Ch. 3, 4. Susser: Causal thinking in the health Sciences. pp. 26-47.
Ch. 2. MacMahon and Pugh. Epidemiology, principles and methods. pp. 17-27.
Ch. 2 (pp. l4-17)
Ch.10 (pp. 168-171) Text
Ch. 13(pp. 202-206)
An important concept in epidemiology is the premise that multiple determinants affect diseases in populations. A determinant as described in an earlier lecture could be a specific agent; a host factor, or an environmental factor which directly or indirectly increases the frequency of occurrence of a disease. It follows then that if specific determinants of a disease could be identified and the relative importance of each such determinant is known, preferably quantitatively, then, directing efforts at the elimination or reduction of the causal factors would lead to a decline of the disease in the population. Therefore, the prevention and control of a disease depends on the proper determination and analysis of its determinants.
Infectious agents have received much attention as determinants of disease and the concept of one disease - one causal agent is still strong in medical circles. Koch's postulates for establishing causal relationships of an infectious agent and a disease should be reviewed. (p. 168 Text).
The emphasis laid on the search for single causes has been detrimental to the concept of multiple causation. Such a limited view of causality has now been recognized as being counter productive in the prevention and control of diseases in populations. The web of causation that determines the patterns of disease occurrence to include interactions between host, agent and environment is central in today's epidemiological studies.
II. Methods of identifying determinants of a disease:
Basically, this requires a detailed understanding of the epidemiology of the specific disease of interest.
1. Identify and list all factors of causal importance considering the host species, agent and environmental factors. Items like the life cycles of the agent characteristics of the agent, incubation period, host factors (age, sex, breed, race, immune status) and environmental determinants (climate, season, housing, nutrition, management, etc.) should be considered.
2. Prepare a diagram to assist you in conceptualizing and visualizing the web of causation (and the determinants listed) that eventually determines the epidemiology of the disease of interest.
III C. Analysis
Once the variables of significance are listed and a causal diagram prepared, an appropriate analytic methodology should be selected to provide predictive and/or descriptive values to establish the relative importance of each variable. Based on such analysis, appropriate plans could be devised to recommend and implement preventive or disease control measures.
Epidemiologic dynamics involves a diverse array of multicausal factors of host, agent and environmental attributes directly or indirectly affect the states of health/ill health. The magnitude of such influences varies by time and place. Thus an understanding of multicausality is an essential aspect of epidemiologic dynamics.
From such a framework a more holistic picture evolves and one then tries to decipher, explain,or understand the patterns of occurrence and distributions of health/ill health in populations. Note that this is a systems concept; holistic, systematic, analytic and purposeful.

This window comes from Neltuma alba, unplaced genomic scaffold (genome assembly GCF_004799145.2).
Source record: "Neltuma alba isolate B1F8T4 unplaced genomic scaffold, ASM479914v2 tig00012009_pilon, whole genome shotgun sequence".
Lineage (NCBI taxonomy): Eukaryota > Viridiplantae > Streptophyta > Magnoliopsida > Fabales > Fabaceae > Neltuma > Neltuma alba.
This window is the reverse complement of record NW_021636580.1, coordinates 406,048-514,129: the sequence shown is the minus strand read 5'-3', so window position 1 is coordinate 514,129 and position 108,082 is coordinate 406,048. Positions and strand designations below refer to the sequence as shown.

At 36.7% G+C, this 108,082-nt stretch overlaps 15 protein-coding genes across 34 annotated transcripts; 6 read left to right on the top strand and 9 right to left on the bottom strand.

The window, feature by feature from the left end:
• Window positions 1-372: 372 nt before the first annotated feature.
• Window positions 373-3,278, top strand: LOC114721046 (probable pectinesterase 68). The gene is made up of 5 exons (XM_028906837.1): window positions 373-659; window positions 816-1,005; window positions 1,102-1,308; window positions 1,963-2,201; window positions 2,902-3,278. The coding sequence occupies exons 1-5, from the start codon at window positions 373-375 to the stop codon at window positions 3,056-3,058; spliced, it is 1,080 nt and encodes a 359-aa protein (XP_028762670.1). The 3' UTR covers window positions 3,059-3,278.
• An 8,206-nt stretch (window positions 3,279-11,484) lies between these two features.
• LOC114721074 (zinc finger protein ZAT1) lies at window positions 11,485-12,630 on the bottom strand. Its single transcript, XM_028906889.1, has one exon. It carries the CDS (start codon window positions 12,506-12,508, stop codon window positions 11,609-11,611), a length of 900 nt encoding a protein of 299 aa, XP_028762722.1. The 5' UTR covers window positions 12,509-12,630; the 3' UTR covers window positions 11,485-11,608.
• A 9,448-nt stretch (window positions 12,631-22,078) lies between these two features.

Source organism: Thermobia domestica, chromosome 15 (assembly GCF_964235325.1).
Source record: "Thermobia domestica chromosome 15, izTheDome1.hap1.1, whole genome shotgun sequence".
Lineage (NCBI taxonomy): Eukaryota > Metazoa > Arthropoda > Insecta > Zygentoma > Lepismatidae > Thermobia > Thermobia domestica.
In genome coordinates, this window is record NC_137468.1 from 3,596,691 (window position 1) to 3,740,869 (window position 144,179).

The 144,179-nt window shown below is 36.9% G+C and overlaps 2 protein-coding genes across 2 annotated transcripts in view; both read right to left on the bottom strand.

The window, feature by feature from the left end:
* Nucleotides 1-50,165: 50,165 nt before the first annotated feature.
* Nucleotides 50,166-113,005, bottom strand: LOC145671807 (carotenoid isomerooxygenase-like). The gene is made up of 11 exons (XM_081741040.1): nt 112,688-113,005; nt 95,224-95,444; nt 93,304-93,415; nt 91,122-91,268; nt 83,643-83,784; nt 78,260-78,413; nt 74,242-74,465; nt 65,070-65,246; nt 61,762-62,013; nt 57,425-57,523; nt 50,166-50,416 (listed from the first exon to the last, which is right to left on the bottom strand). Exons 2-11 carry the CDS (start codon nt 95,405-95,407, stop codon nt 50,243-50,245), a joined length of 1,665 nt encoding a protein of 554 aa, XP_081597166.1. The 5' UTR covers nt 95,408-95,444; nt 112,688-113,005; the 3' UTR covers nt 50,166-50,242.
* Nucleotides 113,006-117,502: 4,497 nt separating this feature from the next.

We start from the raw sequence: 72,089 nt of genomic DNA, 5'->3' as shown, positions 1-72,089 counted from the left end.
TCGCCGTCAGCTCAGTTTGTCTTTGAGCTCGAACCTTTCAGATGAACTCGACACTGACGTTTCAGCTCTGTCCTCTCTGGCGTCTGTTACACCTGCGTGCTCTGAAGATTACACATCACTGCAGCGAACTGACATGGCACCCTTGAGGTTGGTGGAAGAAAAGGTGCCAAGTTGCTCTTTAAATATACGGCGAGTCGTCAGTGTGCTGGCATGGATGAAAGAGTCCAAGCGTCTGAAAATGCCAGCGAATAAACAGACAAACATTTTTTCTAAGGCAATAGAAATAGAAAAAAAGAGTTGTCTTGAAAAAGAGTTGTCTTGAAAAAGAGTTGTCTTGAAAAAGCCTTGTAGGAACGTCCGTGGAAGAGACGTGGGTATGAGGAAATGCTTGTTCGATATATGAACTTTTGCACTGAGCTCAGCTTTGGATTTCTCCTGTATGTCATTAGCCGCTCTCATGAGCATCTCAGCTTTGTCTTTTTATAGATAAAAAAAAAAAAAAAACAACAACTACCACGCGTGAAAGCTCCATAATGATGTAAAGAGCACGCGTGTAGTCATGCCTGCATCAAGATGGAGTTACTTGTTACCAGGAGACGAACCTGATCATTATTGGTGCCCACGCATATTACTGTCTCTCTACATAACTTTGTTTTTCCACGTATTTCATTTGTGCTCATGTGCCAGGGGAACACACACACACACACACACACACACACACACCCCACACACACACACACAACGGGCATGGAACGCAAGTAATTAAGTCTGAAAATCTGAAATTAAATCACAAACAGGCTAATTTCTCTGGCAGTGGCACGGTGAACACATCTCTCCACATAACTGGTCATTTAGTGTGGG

Epidemiology as referred to in Chapter 1, is conceptually goal oriented and purposeful. As such, it focuses on three distinct objectives, viz. therapeutic, preventive, health maintenance and promotion.These goals of epidemiology ultimately provide us with the framework for evaluating various disease control alternatives. The diagrammatic models facilitate the quantitative and mathematical analytic steps.
Since we are focussing on epidemiologic modelling at this stage, two major classes of epidemiologic models could be identified.
a) static and
b) dynamic models.
Static models are cross-sectional and invariant (still picture) representations of health processes. Two types of static models have potential use in health programming. The first ones are those of multivariate nature whose mathematical basis are consistent with the concept of the multifactorial nature of epidemiologic problems. Such models are pertinent in causal analysis and in the selection of the most significant variables which would have impact on decreasing prevalence or promoting the healthy state.
The second type of static models are optimization techniques, more specifically linear programming; problem solving tools that enable one to identify optimal solutions to disease control tasks from a number of alternatives in the presence of constraints on available resources, e.g. economics, expertise, time, etc.
Since we are dealing with multiple determinants of disease, one of the most useful analytic tools used in static models are multivariate analytic techniques. The statistical method is quite complex but a brief reference to its concepts and its application in biomedical studies will be presented.
1) Multiple regression - One of the most useful methods among multivariate techniques of wide applicability in biomedicine is regression analysis. It is a statistical tool that seeks to explain causal dependencies between a set of independent or predictor variables (referred to as Xi variables = the determinants of a disease) and the dependent variable (referred to as Y = the incidence or prevalence of the disease in a population). Via regression analysis, the strength and magnitude of causal associations among variables could be estimated.